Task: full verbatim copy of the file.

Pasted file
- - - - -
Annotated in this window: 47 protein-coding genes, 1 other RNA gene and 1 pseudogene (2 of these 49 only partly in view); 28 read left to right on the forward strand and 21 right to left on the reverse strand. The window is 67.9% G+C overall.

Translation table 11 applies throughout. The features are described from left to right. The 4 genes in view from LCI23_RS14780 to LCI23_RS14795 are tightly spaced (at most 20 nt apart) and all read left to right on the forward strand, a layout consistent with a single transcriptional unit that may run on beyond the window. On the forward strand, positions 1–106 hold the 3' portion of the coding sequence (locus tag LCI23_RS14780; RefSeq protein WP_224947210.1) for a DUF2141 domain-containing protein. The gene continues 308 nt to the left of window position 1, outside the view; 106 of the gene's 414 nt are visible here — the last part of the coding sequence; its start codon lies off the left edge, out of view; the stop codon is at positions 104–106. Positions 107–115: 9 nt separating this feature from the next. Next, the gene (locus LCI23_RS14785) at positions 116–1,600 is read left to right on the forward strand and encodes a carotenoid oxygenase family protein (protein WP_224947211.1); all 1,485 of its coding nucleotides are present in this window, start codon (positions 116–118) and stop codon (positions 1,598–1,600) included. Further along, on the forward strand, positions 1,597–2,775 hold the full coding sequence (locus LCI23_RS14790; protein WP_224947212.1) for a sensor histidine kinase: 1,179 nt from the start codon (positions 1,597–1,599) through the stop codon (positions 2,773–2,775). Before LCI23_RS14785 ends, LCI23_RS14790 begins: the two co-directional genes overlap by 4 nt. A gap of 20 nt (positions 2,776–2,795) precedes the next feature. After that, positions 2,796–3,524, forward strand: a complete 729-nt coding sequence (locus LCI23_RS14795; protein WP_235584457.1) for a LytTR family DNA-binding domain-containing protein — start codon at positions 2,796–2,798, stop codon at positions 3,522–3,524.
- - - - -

Annotated in this window: 47 protein-coding genes, 1 other RNA gene and 1 pseudogene (2 of these 49 only partly in view); 28 read left to right on the forward strand and 21 right to left on the reverse strand. The window is 67.9% G+C overall.

Translation table 11 applies throughout. The features are described from left to right. The 4 genes in view from LCI23_RS14780 to LCI23_RS14795 are tightly spaced (at most 20 nt apart) and all read left to right on the forward strand, a layout consistent with a single transcriptional unit that may run on beyond the window. On the forward strand, positions 1–106 hold the 3' portion of the coding sequence (locus tag LCI23_RS14780; RefSeq protein WP_224947210.1) for a DUF2141 domain-containing protein. The gene continues 308 nt to the left of window position 1, outside the view; 106 of the gene's 414 nt are visible here — the last part of the coding sequence; its start codon lies off the left edge, out of view; the stop codon is at positions 104–106. Positions 107–115: 9 nt separating this feature from the next. Next, the gene (locus LCI23_RS14785) at positions 116–1,600 is read left to right on the forward strand and encodes a carotenoid oxygenase family protein (protein WP_224947211.1); all 1,485 of its coding nucleotides are present in this window, start codon (positions 116–118) and stop codon (positions 1,598–1,600) included. Further along, on the forward strand, positions 1,597–2,775 hold the full coding sequence (locus LCI23_RS14790; protein WP_224947212.1) for a sensor histidine kinase: 1,179 nt from the start codon (positions 1,597–1,599) through the stop codon (positions 2,773–2,775). Before LCI23_RS14785 ends, LCI23_RS14790 begins: the two co-directional genes overlap by 4 nt. A gap of 20 nt (positions 2,776–2,795) precedes the next feature. After that, positions 2,796–3,524, forward strand: a complete 729-nt coding sequence (locus LCI23_RS14795; protein WP_235584457.1) for a LytTR family DNA-binding domain-containing protein — start codon at positions 2,796–2,798, stop codon at positions 3,522–3,524.